Perihelion Science Fiction

Sam Bellotto Jr.

Eric M. Jones
Associate Editor


Running Tangent
by Dale Ivan Smith
and K.C. Ball

Food, Glorious Food
by Joey To

by Dave Creek

by Siobhan Gallagher

An Island in Your Arms
by James Patrick Riser

Rim’s End
by John Walters

by Holly Schofield

Ooze Love
by Andrew James Woodyard

Shorter Stories

Deus Ex Machina
by Erin Lale

It’s, Like, So Boring at the End of the World
by Amy Sisson

by Robin Wyatt Dunn


Making Sense of it All
by Libby McGugan

Is There Life in Space?
by Peter Cawdron



Comic Strips





By Dave Creek

AS ERIC BARRE ACCOMPANIED his wife and children down to New Laitila’s small dock at the edge of the Surrette River, their herds of merra and doxar following, he searched his consciousness for the emotions he knew he should be feeling—an impending sense of loss at their departure for their southern residence in Springhaven, regret that he’d spent so little time with them these past few months, concern that Sofia must take care of the children and manage their livestock all alone.

All those feelings, however, were subsumed beneath swirling images of Seura’s ring system, that swarm of fragments of stone and metal, some as large as houses, others mere specks of dust, all part of his effort to find a solution to an ecological crisis.

Eric zipped his jacket against the unseasonably cold breeze. He gazed toward the western sky, where the narrowing bands of the rings were backlit by the setting sun, and their edges glowed silvery, yellow, red, or purple depending upon how the sun’s light shone upon them. He moved his gaze to the southern horizon, where the rings formed a celestial arch of intricate beauty, one that religiously-minded humans had compared to a gateway into heaven. That arch provided both constancy and variety to Seura’s skies—constancy by the mere fact of their unyielding presence, variety in that they appeared different every time you looked at them.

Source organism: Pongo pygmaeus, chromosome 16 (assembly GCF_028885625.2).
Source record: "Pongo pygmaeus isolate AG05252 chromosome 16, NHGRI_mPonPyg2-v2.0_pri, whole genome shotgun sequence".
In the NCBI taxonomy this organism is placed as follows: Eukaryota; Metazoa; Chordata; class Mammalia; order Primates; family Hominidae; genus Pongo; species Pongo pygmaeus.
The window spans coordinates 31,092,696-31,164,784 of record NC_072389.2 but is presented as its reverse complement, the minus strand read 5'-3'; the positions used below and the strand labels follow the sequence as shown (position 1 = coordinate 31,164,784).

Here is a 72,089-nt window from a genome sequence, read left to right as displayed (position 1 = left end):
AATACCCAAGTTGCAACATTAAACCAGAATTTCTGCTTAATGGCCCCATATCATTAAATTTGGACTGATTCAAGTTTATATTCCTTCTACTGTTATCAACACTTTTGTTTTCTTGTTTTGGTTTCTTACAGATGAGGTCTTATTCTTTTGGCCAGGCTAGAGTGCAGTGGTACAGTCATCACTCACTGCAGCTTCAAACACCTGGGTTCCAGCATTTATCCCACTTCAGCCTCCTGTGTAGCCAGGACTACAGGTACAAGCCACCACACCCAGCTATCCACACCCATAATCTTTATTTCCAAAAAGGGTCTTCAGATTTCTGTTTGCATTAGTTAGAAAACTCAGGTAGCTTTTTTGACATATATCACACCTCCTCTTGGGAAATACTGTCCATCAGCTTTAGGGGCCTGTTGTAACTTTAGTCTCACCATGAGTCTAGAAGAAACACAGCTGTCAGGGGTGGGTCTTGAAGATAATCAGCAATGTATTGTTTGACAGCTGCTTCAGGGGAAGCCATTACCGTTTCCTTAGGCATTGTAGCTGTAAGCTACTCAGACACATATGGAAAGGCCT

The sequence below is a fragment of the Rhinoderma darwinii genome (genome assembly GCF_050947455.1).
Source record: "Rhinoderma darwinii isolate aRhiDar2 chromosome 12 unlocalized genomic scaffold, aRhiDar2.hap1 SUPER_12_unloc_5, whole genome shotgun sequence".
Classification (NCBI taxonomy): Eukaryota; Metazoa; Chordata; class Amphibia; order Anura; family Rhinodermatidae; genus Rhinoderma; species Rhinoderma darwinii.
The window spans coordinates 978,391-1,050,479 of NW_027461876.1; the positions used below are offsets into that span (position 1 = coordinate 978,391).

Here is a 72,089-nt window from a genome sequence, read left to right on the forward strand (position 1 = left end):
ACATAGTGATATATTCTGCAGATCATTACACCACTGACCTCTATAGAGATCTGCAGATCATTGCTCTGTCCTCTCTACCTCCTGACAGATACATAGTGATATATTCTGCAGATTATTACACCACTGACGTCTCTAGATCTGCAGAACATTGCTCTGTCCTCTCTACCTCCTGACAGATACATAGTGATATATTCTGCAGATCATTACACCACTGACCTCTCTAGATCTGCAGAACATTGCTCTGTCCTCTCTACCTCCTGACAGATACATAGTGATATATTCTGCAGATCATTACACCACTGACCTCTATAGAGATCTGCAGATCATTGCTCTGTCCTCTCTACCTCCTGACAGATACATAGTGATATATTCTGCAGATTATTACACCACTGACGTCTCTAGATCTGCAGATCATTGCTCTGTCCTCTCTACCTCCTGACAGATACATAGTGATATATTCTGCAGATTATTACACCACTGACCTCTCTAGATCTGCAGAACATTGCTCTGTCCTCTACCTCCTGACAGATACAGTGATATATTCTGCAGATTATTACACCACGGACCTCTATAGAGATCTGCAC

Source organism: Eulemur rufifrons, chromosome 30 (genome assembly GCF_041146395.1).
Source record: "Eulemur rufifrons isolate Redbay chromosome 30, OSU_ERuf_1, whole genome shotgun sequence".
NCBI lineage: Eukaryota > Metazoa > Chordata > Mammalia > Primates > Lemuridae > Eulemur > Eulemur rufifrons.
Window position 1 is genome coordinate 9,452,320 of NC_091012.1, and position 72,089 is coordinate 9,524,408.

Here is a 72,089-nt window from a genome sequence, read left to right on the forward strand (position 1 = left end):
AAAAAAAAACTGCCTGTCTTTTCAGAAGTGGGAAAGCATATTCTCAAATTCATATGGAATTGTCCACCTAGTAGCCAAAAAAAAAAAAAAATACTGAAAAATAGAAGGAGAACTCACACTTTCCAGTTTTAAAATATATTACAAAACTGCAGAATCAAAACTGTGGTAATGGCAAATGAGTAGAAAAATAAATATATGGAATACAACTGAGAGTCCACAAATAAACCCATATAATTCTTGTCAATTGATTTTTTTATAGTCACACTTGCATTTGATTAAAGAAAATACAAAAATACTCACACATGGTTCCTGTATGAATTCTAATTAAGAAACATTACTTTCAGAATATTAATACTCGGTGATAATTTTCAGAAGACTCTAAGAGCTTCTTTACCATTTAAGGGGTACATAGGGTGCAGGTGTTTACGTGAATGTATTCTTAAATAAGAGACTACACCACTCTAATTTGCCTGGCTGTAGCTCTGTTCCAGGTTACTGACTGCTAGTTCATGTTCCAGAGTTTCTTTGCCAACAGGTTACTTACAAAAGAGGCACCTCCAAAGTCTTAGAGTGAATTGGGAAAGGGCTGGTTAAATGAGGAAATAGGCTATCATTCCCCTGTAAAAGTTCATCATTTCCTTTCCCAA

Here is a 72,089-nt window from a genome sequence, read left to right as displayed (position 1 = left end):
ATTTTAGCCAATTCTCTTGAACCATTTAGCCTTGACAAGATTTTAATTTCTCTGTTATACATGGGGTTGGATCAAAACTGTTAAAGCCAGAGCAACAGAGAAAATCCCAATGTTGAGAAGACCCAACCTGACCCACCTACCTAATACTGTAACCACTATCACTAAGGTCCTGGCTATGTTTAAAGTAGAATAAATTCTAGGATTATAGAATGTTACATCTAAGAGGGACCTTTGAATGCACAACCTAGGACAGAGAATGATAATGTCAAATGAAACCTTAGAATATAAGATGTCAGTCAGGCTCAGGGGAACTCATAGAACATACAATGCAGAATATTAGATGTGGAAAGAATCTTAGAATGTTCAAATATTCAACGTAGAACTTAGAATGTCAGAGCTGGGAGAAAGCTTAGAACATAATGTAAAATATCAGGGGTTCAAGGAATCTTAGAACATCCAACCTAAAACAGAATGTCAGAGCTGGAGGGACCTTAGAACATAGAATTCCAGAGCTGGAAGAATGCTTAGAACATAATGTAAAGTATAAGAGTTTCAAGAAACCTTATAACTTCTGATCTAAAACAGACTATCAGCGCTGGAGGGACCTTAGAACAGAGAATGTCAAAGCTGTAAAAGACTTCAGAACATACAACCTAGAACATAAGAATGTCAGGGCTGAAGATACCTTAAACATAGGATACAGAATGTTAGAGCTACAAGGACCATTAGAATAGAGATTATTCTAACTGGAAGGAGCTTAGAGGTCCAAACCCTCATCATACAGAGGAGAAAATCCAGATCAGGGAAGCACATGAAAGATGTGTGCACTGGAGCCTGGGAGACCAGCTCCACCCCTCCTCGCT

Normally, Eric could never dispute their beauty, but given his current mental focus, the more closely he looked, the more he focused on objective detail: rings within rings within rings, and patterns within them that formed spokes, braids, and ringlets.

As he stood on the dock next to Sofia, however, Eric tried to move his focus to Sofia’s features.

What he saw: her furrowed brow, clenched jaw muscles, her hand running nervously across her bald head. Her unblinking eyes aimed at him as if straining to understand who this man had become.

Eric pointed upstream. “Look,” he told Sofia. “The tempaq.” The living cargo boat had just come into sight. It was a living cargo boat fifty meters long and ten meters wide.

Eric and Sofia gathered the sheaths of yellowish-green, thick and spongy grass that would coax the boat to shore and nourish it during Sofia’s trip southward. If the humans had not been at the dock providing the grasses it desired, it would’ve returned upstream to its usual feeding and nesting areas.

The tempaq’s wide flat deck narrowed toward the bow into a torso and head about the size of a walrus, with similar fatty folds. The tempaq’s expression combined dignity and a hint of sadness—loose folds of skin surrounded surprisingly small, rheumy eyes. Small withered arms jutted from its chest.

Sofia went to the river’s edge and, waving the sheaths of grass, coaxed the tempaq closer to the shoreline. The tempaq’s arms grasped the wood of the dock as it pulled itself into position at dockside. Sofia and Eric placed sheaths of the thick grass before the tempaq’s eager mouth. Its feeding sounds were loud and enthusiastic.

Sofia looked upslope, clapped her hands twice, and the herds started toward the tempaq.

The dozen merra came first. They stood upright, most over two meters, and had a chest girth the size of horses. Their intelligence was comparable to human children, and they were capable of simple speech. “One side, please,” the lead merra, its voice a low growl, said to Eric as it eased past. The soft pads of its paws pounded dully against the ground as it trotted down the slope and onto the living boat.